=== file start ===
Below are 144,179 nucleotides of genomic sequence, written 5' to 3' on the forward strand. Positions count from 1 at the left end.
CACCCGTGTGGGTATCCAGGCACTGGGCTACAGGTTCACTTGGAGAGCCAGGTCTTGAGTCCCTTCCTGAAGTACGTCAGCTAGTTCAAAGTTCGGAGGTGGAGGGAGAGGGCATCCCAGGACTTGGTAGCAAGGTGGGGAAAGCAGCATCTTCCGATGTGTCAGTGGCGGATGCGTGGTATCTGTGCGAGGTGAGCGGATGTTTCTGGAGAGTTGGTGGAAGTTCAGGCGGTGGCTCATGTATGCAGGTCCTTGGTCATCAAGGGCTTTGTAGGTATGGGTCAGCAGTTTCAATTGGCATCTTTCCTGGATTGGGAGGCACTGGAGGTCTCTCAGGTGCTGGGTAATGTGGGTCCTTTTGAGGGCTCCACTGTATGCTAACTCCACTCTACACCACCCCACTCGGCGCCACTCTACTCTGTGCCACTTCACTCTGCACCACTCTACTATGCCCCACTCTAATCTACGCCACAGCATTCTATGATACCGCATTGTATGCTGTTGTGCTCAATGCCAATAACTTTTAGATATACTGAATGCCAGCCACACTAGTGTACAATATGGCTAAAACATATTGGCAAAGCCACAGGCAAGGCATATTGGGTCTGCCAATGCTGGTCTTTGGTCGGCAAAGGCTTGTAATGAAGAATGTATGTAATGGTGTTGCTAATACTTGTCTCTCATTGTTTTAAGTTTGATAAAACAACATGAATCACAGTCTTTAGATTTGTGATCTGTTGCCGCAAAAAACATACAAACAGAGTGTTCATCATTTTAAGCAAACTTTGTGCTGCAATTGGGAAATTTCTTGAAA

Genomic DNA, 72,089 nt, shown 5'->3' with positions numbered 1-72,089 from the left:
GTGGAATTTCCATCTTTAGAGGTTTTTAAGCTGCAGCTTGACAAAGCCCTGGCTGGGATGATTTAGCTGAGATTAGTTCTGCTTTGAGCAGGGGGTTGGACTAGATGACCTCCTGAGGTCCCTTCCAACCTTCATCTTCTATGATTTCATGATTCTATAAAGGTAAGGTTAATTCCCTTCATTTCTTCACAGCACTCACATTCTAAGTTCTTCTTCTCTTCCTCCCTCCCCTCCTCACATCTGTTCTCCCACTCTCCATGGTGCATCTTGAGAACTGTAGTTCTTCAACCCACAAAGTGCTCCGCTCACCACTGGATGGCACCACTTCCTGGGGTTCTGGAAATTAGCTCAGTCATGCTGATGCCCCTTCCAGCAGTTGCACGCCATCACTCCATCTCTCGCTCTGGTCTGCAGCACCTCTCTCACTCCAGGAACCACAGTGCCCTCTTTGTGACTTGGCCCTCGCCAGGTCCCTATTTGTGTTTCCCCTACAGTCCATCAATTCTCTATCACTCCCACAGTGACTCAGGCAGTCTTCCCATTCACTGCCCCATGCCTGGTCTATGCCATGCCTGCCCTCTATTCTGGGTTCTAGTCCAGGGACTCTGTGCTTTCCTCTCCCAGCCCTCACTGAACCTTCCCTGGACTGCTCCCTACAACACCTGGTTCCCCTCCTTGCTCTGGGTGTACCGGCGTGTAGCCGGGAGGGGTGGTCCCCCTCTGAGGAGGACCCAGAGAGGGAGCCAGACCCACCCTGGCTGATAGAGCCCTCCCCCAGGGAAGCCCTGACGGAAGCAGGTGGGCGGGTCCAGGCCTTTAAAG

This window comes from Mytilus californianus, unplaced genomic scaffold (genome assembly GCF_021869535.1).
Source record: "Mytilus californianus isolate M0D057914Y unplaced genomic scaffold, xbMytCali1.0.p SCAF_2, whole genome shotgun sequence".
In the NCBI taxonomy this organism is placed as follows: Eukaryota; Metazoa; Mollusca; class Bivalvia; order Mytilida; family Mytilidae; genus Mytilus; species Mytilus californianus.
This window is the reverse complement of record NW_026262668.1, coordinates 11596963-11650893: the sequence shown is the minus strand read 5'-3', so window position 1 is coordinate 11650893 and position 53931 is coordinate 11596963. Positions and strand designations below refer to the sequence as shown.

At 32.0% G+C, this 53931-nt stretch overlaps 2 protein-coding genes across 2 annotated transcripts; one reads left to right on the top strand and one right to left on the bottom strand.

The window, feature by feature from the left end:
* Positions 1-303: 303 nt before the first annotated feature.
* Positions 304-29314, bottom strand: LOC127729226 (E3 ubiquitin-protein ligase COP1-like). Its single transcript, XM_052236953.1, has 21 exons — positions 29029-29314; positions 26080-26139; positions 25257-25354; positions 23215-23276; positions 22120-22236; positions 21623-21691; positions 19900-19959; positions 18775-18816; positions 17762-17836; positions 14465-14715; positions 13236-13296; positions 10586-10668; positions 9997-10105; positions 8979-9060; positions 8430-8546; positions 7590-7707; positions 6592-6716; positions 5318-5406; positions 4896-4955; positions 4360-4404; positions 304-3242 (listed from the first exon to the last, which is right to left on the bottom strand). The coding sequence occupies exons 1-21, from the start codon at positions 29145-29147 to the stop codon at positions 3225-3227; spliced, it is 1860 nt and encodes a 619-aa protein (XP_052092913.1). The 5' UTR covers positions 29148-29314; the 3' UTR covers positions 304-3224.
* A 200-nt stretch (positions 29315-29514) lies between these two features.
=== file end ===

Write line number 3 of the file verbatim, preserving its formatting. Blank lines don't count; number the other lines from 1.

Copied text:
Genomic DNA, 72,089 nt, shown 5'->3' with positions numbered 1-72,089 from the left: